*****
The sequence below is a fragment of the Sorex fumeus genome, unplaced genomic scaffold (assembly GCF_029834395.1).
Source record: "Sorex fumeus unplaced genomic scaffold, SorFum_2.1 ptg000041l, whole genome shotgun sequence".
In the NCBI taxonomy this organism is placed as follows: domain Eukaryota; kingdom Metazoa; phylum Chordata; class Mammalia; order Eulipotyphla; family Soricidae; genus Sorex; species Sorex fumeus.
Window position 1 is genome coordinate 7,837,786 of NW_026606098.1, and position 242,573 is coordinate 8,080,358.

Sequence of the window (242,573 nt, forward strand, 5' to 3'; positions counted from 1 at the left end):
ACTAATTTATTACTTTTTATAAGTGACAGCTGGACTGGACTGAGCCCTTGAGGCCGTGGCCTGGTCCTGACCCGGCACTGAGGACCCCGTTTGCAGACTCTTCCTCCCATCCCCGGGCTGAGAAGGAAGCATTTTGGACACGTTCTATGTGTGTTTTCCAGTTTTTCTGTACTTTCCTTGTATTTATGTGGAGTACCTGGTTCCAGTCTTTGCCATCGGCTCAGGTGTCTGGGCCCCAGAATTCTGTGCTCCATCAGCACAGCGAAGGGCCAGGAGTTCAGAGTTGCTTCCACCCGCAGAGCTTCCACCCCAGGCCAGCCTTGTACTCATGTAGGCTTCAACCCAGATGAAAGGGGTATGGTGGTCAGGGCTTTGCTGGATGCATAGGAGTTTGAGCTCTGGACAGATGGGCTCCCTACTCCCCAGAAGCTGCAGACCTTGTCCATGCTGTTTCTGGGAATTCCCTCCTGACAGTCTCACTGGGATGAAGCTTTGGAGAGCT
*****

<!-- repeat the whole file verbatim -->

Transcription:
The sequence below is a fragment of the Sorex fumeus genome, unplaced genomic scaffold (assembly GCF_029834395.1).
Source record: "Sorex fumeus unplaced genomic scaffold, SorFum_2.1 ptg000041l, whole genome shotgun sequence".
In the NCBI taxonomy this organism is placed as follows: domain Eukaryota; kingdom Metazoa; phylum Chordata; class Mammalia; order Eulipotyphla; family Soricidae; genus Sorex; species Sorex fumeus.
Window position 1 is genome coordinate 7,837,786 of NW_026606098.1, and position 242,573 is coordinate 8,080,358.

Sequence of the window (242,573 nt, forward strand, 5' to 3'; positions counted from 1 at the left end):
ACTAATTTATTACTTTTTATAAGTGACAGCTGGACTGGACTGAGCCCTTGAGGCCGTGGCCTGGTCCTGACCCGGCACTGAGGACCCCGTTTGCAGACTCTTCCTCCCATCCCCGGGCTGAGAAGGAAGCATTTTGGACACGTTCTATGTGTGTTTTCCAGTTTTTCTGTACTTTCCTTGTATTTATGTGGAGTACCTGGTTCCAGTCTTTGCCATCGGCTCAGGTGTCTGGGCCCCAGAATTCTGTGCTCCATCAGCACAGCGAAGGGCCAGGAGTTCAGAGTTGCTTCCACCCGCAGAGCTTCCACCCCAGGCCAGCCTTGTACTCATGTAGGCTTCAACCCAGATGAAAGGGGTATGGTGGTCAGGGCTTTGCTGGATGCATAGGAGTTTGAGCTCTGGACAGATGGGCTCCCTACTCCCCAGAAGCTGCAGACCTTGTCCATGCTGTTTCTGGGAATTCCCTCCTGACAGTCTCACTGGGATGAAGCTTTGGAGAGCT